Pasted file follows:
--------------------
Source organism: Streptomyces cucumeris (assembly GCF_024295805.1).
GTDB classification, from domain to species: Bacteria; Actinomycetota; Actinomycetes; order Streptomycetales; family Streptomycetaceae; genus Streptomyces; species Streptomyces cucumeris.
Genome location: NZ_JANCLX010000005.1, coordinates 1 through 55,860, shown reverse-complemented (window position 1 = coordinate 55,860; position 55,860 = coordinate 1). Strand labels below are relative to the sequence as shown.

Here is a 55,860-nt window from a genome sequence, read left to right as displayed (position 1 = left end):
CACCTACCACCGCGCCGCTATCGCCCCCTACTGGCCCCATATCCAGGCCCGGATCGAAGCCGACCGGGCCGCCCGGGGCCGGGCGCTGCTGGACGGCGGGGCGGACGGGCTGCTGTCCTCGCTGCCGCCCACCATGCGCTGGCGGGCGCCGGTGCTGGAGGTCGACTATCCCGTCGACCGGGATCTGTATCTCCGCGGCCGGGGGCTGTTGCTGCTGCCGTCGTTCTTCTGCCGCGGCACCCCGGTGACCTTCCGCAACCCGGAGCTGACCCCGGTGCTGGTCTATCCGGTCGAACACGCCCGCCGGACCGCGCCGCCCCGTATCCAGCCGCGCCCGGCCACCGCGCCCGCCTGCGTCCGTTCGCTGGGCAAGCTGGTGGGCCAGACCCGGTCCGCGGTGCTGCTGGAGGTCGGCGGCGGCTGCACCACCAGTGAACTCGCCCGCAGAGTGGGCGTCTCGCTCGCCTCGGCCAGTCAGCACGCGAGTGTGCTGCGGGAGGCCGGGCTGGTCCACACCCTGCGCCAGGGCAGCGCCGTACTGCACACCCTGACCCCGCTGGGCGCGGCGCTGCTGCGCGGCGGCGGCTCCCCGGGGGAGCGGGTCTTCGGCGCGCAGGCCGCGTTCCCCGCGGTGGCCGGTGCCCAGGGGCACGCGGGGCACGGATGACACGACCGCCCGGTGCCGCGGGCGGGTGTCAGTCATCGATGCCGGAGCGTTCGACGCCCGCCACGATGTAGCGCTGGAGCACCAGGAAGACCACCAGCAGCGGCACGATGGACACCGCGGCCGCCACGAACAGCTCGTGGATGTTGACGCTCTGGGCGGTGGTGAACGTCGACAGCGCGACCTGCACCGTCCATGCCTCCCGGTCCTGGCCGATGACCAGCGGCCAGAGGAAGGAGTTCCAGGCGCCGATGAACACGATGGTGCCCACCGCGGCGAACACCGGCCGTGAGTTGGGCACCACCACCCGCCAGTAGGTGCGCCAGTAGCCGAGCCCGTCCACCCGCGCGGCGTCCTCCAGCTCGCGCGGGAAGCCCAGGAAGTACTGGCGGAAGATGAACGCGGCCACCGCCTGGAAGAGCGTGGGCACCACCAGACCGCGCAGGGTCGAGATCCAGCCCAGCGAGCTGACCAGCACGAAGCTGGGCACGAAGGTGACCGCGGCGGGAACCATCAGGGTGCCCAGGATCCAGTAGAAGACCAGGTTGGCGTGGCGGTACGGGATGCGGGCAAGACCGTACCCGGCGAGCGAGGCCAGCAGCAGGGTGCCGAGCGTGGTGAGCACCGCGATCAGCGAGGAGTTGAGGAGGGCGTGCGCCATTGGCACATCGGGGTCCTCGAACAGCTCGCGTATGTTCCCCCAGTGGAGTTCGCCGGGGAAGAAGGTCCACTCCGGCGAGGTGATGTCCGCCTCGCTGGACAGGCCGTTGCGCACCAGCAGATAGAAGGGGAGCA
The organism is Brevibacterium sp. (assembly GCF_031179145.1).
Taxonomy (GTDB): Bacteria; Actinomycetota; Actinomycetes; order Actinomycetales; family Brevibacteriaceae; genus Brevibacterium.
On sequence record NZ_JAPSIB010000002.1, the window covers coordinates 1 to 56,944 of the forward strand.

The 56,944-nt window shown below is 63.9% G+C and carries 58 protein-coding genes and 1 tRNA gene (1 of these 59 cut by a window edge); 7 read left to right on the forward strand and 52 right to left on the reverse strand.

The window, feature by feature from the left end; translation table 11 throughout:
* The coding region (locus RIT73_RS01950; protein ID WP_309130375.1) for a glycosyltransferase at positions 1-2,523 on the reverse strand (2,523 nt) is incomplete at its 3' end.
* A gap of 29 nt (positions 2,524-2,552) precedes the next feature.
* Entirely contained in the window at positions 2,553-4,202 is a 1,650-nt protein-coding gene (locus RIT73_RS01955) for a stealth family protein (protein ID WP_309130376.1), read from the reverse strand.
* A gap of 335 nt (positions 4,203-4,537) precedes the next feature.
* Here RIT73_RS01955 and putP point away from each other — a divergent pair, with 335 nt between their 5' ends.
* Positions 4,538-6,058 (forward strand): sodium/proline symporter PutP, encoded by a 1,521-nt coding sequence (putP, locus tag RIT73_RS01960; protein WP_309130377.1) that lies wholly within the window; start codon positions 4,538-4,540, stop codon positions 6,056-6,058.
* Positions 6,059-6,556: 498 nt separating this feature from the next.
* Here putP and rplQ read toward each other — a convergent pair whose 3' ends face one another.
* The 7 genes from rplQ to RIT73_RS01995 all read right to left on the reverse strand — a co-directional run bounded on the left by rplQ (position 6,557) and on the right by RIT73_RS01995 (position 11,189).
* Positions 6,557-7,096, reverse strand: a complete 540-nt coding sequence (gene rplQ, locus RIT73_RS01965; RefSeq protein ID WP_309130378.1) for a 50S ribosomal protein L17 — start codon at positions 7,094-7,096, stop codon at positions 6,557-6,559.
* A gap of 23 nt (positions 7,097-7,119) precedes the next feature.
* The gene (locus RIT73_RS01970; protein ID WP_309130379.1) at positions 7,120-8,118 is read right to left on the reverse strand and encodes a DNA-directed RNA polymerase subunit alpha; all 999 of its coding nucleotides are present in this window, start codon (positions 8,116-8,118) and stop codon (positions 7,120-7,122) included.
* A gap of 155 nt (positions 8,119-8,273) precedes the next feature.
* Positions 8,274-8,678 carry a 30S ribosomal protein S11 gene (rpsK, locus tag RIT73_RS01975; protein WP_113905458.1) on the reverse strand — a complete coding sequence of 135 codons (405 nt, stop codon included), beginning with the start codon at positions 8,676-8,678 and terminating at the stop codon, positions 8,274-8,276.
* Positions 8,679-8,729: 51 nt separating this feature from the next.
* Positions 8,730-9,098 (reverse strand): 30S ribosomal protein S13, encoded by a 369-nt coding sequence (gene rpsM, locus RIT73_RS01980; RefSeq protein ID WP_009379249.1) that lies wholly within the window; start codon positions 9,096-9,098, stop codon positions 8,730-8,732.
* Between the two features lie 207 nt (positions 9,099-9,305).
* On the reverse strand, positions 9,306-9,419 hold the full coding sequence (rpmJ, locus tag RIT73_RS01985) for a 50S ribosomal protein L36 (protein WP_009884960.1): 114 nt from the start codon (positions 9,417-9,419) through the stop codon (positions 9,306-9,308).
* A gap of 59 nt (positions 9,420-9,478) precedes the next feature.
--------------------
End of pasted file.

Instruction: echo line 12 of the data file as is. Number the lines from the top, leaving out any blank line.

* A gap of 29 nt (positions 2,524-2,552) precedes the next feature.